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When I call alias in a zsh shell, I get a list of aliases. Some of them are desired, some are not. I originally created a .alias file in my home directory, and added source $HOME/.alias to my .zshrc. How do I cull any existing alias that is not part of the file being sourced by my .zshrc? (Presumably I could do this one by one with unalias, but that seems incredibly cumbersome.)

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unalias supports unsetting multiple aliases at the same time, so you do not have to do this one by one, necessarily.

I would suggest just dropping all aliases and reload them anew from ~/.alias.

unalias ${(k)aliases} ${(k)galiases} ${(k)saliases}; source 

This requires the zsh/parameter module to be loaded. Check with zmodload | grep parameter, load with zmodload zsh/parameter.

The parameters aliases, galiases and saliases map the names of regular, global and suffix aliases respectively to their expansions. ${(k)parameter} is substituted by the keys of parameter.


If you cannot load the module for some reason, you can work around it by using the output of the alias command:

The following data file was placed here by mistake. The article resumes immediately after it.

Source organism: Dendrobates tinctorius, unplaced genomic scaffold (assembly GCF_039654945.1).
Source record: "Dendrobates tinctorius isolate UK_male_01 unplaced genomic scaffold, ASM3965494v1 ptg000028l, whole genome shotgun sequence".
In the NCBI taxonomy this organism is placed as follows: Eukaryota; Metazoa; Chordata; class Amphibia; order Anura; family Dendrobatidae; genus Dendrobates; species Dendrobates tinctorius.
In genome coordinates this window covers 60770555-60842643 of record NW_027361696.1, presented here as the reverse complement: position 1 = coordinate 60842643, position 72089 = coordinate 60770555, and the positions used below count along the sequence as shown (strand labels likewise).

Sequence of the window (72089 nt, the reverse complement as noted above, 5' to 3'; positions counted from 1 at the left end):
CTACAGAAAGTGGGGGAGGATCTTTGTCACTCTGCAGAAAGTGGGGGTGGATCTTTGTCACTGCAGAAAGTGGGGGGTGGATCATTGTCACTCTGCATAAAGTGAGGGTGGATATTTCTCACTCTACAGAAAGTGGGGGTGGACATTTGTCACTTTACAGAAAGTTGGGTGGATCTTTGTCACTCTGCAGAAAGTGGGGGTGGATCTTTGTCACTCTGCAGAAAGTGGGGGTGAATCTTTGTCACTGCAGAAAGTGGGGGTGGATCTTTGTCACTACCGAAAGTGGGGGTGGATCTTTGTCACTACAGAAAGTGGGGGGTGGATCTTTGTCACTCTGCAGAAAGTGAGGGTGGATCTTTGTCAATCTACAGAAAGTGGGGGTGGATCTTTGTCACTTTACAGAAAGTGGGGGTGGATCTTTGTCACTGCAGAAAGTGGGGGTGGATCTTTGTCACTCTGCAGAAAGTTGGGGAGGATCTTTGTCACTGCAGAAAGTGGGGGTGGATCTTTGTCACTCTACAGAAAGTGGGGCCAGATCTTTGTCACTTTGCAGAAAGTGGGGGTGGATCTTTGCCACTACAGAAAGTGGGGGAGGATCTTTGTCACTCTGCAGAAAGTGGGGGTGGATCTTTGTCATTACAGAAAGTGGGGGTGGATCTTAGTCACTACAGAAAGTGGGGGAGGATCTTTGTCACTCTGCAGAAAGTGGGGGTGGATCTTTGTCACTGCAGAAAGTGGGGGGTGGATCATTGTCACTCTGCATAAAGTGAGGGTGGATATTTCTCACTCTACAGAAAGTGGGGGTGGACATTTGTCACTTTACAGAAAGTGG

unalias $(alias | cut -d = -f 1) ; source ~/.alias

If you only want to unset a specific kind of alias, use alias -r for regular aliases (those used instead of commands), alias -g for global aliases and alias -s for suffix aliases.


If you need to do this more often, just define a function in your ~/.zshrc (or some other file you source from there)

reload-aliases () {
    unalias ${(k)aliases}
    source ~/.alias
}
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  • Awesome; that's exactly what I needed. Just had to reload zsh . ~/.zshrc, and problem solved. I would upvote, but my reputation isn't high enough. – b_archer Aug 13 '14 at 5:53
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    A much more zsh'ish way of removing all aliases is: unalias ${(k)aliases}, which does not neet an external command. – mpy Aug 13 '14 at 17:35
  • @mpy Thank you for the information on the aliases parameter. I incorporated it into my answer. – Adaephon Aug 14 '14 at 6:06

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